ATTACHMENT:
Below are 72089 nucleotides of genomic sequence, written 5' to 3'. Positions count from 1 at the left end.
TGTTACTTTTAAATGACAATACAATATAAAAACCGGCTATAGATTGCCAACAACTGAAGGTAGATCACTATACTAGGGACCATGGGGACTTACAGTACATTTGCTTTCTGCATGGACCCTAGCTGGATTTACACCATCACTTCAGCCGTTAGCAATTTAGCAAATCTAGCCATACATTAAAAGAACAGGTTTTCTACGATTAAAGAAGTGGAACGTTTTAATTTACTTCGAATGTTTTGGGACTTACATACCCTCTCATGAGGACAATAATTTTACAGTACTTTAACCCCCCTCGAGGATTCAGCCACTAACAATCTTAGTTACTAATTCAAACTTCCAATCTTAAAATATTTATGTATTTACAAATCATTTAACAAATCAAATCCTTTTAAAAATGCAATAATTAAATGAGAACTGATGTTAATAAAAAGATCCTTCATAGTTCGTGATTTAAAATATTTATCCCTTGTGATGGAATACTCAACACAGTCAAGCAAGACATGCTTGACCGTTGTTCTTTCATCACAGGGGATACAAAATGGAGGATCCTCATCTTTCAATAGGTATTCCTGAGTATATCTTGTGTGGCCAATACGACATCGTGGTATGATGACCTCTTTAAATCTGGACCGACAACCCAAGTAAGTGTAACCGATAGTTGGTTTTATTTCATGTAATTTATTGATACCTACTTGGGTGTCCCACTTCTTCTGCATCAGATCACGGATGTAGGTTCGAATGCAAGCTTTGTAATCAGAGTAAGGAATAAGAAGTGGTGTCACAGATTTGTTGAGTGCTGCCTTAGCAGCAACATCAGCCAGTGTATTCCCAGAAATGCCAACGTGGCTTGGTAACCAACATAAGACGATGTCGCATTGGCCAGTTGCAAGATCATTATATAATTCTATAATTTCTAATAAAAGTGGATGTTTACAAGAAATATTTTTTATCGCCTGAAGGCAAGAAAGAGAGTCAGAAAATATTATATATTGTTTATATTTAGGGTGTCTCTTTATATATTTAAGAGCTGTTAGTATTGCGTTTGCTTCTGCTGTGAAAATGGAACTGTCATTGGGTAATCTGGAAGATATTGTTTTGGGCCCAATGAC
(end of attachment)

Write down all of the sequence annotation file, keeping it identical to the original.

Below are 72089 nucleotides of genomic sequence, written 5' to 3'. Positions count from 1 at the left end.
TGTTACTTTTAAATGACAATACAATATAAAAACCGGCTATAGATTGCCAACAACTGAAGGTAGATCACTATACTAGGGACCATGGGGACTTACAGTACATTTGCTTTCTGCATGGACCCTAGCTGGATTTACACCATCACTTCAGCCGTTAGCAATTTAGCAAATCTAGCCATACATTAAAAGAACAGGTTTTCTACGATTAAAGAAGTGGAACGTTTTAATTTACTTCGAATGTTTTGGGACTTACATACCCTCTCATGAGGACAATAATTTTACAGTACTTTAACCCCCCTCGAGGATTCAGCCACTAACAATCTTAGTTACTAATTCAAACTTCCAATCTTAAAATATTTATGTATTTACAAATCATTTAACAAATCAAATCCTTTTAAAAATGCAATAATTAAATGAGAACTGATGTTAATAAAAAGATCCTTCATAGTTCGTGATTTAAAATATTTATCCCTTGTGATGGAATACTCAACACAGTCAAGCAAGACATGCTTGACCGTTGTTCTTTCATCACAGGGGATACAAAATGGAGGATCCTCATCTTTCAATAGGTATTCCTGAGTATATCTTGTGTGGCCAATACGACATCGTGGTATGATGACCTCTTTAAATCTGGACCGACAACCCAAGTAAGTGTAACCGATAGTTGGTTTTATTTCATGTAATTTATTGATACCTACTTGGGTGTCCCACTTCTTCTGCATCAGATCACGGATGTAGGTTCGAATGCAAGCTTTGTAATCAGAGTAAGGAATAAGAAGTGGTGTCACAGATTTGTTGAGTGCTGCCTTAGCAGCAACATCAGCCAGTGTATTCCCAGAAATGCCAACGTGGCTTGGTAACCAACATAAGACGATGTCGCATTGGCCAGTTGCAAGATCATTATATAATTCTATAATTTCTAATAAAAGTGGATGTTTACAAGAAATATTTTTTATCGCCTGAAGGCAAGAAAGAGAGTCAGAAAATATTATATATTGTTTATATTTAGGGTGTCTCTTTATATATTTAAGAGCTGTTAGTATTGCGTTTGCTTCTGCTGTGAAAATGGAACTGTCATTGGGTAATCTGGAAGATATTGTTTTGGGCCCAATGAC